News / Asia

Partnership to Reward Creative Fixes for Natural Disasters

FILE - A woman holds her child as she waits while rescuers search for her husband, a victim of a landslide in Vietnam's northern province of Yen Bai on September 8, 2012.
FILE - A woman holds her child as she waits while rescuers search for her husband, a victim of a landslide in Vietnam's northern province of Yen Bai on September 8, 2012.

Michael Yates remembers recently seeing footage of a South Asian woman who woke up in the middle of the night surrounded by water. She grabbed her children and fled to higher ground, but left everything behind in the flooding, as he recalls.

Yates, the director for the U.S. Agency for International Development’s mission in Asia, said that inexpensive tools like early warning systems might have helped this woman minimize her losses. These are the types of remedies USAID was looking for as it announced a $100 million fund on Wednesday to tackle natural disasters, climate change and other crises.

But the so-called Global Resilience Partnership in Asia and Africa, co-launched with the Rockefeller Foundation, is not a humanitarian relief fund. For starters, it’s putting out a call for creative proposals to help those in developing countries better prepare for disaster or recover from it more quickly.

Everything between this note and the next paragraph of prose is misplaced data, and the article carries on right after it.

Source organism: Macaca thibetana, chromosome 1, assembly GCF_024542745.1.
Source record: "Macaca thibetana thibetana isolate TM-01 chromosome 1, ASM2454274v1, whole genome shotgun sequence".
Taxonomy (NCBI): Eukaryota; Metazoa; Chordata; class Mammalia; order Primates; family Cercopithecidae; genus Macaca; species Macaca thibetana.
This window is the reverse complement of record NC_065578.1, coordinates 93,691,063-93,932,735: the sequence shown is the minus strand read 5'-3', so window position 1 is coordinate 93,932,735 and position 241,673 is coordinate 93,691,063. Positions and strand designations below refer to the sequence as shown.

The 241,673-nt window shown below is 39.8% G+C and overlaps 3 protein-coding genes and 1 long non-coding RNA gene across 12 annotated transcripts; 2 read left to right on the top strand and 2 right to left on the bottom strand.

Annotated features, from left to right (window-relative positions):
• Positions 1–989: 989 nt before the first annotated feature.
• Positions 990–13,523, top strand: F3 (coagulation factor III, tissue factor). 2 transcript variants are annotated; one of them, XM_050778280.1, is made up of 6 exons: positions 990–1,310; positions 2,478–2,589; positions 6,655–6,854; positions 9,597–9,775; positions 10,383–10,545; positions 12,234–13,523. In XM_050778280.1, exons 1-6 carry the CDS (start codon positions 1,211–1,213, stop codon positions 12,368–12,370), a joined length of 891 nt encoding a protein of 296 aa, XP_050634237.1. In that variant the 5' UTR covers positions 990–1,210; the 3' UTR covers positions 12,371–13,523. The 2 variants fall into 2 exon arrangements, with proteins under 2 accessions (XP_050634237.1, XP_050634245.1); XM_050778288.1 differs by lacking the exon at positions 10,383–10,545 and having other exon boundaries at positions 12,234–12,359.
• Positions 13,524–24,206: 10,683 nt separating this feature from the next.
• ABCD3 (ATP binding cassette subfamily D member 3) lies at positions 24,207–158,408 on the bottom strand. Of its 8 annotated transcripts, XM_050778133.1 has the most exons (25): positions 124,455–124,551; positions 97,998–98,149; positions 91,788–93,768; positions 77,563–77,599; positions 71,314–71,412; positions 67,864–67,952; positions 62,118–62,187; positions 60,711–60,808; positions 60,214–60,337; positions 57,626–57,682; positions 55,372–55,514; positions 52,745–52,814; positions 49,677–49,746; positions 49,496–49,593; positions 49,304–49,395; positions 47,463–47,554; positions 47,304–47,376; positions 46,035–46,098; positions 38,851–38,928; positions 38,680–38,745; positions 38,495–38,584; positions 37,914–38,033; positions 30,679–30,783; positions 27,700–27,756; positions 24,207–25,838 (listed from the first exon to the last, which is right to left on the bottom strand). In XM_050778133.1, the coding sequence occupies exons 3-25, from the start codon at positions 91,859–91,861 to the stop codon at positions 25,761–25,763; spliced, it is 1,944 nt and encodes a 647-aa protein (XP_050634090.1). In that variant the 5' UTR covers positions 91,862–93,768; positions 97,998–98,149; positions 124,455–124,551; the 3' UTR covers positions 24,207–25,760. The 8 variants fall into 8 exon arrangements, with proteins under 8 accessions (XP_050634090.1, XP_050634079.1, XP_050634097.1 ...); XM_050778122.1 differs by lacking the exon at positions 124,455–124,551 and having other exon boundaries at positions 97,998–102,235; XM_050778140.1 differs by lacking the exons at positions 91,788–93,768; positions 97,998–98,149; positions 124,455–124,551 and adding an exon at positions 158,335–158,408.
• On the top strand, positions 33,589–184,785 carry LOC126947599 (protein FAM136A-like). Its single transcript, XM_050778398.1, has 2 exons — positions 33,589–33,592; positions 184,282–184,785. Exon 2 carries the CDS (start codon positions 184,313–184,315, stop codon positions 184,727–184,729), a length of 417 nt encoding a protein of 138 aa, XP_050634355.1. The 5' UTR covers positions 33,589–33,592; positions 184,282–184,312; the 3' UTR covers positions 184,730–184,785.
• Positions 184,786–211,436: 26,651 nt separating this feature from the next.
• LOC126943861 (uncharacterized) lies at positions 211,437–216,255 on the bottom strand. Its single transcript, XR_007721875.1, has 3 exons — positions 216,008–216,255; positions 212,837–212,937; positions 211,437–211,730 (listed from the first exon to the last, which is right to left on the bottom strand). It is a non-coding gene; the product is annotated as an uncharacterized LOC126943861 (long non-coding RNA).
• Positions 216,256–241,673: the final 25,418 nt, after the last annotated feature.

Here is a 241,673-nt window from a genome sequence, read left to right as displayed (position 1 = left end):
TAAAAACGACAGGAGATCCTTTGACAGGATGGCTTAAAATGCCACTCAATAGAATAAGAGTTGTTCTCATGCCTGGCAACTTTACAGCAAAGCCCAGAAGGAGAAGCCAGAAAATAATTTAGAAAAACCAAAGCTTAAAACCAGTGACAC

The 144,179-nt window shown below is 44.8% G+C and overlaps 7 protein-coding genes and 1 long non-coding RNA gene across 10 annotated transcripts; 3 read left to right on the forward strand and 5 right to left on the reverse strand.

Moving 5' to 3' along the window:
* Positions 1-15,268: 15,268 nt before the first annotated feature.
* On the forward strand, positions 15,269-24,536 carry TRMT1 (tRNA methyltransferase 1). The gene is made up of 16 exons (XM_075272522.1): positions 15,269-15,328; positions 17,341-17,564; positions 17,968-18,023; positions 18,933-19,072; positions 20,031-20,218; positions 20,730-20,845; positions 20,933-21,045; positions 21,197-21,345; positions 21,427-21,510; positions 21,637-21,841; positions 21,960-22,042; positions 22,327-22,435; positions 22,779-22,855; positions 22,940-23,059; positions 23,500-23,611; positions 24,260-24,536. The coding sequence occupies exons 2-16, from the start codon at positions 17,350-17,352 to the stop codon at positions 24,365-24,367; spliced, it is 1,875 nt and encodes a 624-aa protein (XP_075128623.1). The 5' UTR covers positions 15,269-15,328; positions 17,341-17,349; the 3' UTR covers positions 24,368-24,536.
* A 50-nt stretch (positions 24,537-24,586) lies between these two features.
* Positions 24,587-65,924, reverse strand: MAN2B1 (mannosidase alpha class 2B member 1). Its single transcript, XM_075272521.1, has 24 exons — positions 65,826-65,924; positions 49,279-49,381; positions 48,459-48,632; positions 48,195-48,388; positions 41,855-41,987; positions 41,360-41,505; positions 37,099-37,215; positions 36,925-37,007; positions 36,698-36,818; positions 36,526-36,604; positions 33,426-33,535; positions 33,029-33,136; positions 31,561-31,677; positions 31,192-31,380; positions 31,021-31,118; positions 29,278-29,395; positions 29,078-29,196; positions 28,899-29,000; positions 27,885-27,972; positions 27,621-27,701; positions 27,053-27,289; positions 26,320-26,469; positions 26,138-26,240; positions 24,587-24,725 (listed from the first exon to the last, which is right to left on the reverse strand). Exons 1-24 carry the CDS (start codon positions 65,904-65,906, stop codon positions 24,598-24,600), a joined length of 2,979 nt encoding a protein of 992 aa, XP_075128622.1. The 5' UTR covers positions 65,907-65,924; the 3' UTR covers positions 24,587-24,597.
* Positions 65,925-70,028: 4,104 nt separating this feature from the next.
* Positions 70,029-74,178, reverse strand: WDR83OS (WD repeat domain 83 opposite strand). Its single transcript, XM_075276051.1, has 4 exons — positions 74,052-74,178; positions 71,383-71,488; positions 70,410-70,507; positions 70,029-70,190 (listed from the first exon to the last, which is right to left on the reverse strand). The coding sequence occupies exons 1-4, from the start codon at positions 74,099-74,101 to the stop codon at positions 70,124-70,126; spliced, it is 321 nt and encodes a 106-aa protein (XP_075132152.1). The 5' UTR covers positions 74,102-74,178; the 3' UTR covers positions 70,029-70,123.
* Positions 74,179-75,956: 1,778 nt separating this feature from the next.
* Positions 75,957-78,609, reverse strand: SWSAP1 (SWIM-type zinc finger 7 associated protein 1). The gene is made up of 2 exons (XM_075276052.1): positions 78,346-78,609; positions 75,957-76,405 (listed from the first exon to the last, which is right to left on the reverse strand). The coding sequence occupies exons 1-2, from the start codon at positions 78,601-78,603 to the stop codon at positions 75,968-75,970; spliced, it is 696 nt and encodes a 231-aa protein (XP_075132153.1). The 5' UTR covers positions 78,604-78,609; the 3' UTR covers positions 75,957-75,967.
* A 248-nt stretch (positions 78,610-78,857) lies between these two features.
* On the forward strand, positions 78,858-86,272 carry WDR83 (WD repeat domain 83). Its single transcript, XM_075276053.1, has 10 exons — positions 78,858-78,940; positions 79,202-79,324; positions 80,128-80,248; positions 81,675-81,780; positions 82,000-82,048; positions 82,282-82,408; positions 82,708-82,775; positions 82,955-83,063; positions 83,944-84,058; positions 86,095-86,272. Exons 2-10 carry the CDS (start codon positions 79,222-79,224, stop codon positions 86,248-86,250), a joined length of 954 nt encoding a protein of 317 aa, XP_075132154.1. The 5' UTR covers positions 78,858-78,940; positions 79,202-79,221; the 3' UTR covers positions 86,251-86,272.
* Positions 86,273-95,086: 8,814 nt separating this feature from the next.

“People should be energized into bringing out their best and brightest ideas,” Yates told reporters via video conference from Bangkok.

A typical relief fund would provide food, medical care and shelter after catastrophes like Typhoon Haiyan, which struck Southeast Asia in November. By contrast, the resilience partnership aims to use technology and other ideas to minimize the damage from the beginning. Gauges to monitor rivers, for instance, could be paired with SMS and email warnings, so that people can anticipate rising water levels.

Sponsors view the approach as an investment with dividends. When victims lose less of their property or livelihoods at the start of a crisis, they can avoid tough decisions down the line that often multiply the damage, such as skipping school to use tuition money for food.